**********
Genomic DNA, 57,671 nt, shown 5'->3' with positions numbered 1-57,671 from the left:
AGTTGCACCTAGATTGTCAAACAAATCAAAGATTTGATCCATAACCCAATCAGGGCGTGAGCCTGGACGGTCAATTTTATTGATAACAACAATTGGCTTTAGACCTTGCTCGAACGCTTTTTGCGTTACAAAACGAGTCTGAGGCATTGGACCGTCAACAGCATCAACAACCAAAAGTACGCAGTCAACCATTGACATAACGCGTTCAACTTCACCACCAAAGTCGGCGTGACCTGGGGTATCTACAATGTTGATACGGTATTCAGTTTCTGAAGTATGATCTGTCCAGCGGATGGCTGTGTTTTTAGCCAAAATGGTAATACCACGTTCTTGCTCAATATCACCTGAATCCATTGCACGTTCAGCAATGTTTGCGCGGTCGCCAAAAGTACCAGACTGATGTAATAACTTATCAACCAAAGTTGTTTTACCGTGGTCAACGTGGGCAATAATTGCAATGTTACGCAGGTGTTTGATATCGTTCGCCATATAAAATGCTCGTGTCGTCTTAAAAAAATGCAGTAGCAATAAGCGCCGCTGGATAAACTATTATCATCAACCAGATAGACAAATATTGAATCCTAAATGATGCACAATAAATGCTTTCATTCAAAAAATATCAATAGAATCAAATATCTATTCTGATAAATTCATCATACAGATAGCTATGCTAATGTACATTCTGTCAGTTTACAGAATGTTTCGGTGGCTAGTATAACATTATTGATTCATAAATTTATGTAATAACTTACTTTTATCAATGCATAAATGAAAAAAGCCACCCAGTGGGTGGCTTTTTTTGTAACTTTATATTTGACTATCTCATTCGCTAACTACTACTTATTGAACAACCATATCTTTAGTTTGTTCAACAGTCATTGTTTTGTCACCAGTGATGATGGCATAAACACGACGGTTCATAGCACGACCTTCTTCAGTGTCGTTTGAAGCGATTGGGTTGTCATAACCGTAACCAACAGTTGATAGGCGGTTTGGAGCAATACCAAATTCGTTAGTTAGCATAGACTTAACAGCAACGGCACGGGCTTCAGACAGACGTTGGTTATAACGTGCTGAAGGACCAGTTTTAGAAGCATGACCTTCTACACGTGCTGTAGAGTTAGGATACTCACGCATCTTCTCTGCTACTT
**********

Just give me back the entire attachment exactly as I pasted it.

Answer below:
Genomic DNA, 57,671 nt, shown 5'->3' with positions numbered 1-57,671 from the left:
AGTTGCACCTAGATTGTCAAACAAATCAAAGATTTGATCCATAACCCAATCAGGGCGTGAGCCTGGACGGTCAATTTTATTGATAACAACAATTGGCTTTAGACCTTGCTCGAACGCTTTTTGCGTTACAAAACGAGTCTGAGGCATTGGACCGTCAACAGCATCAACAACCAAAAGTACGCAGTCAACCATTGACATAACGCGTTCAACTTCACCACCAAAGTCGGCGTGACCTGGGGTATCTACAATGTTGATACGGTATTCAGTTTCTGAAGTATGATCTGTCCAGCGGATGGCTGTGTTTTTAGCCAAAATGGTAATACCACGTTCTTGCTCAATATCACCTGAATCCATTGCACGTTCAGCAATGTTTGCGCGGTCGCCAAAAGTACCAGACTGATGTAATAACTTATCAACCAAAGTTGTTTTACCGTGGTCAACGTGGGCAATAATTGCAATGTTACGCAGGTGTTTGATATCGTTCGCCATATAAAATGCTCGTGTCGTCTTAAAAAAATGCAGTAGCAATAAGCGCCGCTGGATAAACTATTATCATCAACCAGATAGACAAATATTGAATCCTAAATGATGCACAATAAATGCTTTCATTCAAAAAATATCAATAGAATCAAATATCTATTCTGATAAATTCATCATACAGATAGCTATGCTAATGTACATTCTGTCAGTTTACAGAATGTTTCGGTGGCTAGTATAACATTATTGATTCATAAATTTATGTAATAACTTACTTTTATCAATGCATAAATGAAAAAAGCCACCCAGTGGGTGGCTTTTTTTGTAACTTTATATTTGACTATCTCATTCGCTAACTACTACTTATTGAACAACCATATCTTTAGTTTGTTCAACAGTCATTGTTTTGTCACCAGTGATGATGGCATAAACACGACGGTTCATAGCACGACCTTCTTCAGTGTCGTTTGAAGCGATTGGGTTGTCATAACCGTAACCAACAGTTGATAGGCGGTTTGGAGCAATACCAAATTCGTTAGTTAGCATAGACTTAACAGCAACGGCACGGGCTTCAGACAGACGTTGGTTATAACGTGCTGAAGGACCAGTTTTAGAAGCATGACCTTCTACACGTGCTGTAGAGTTAGGATACTCACGCATCTTCTCTGCTACTT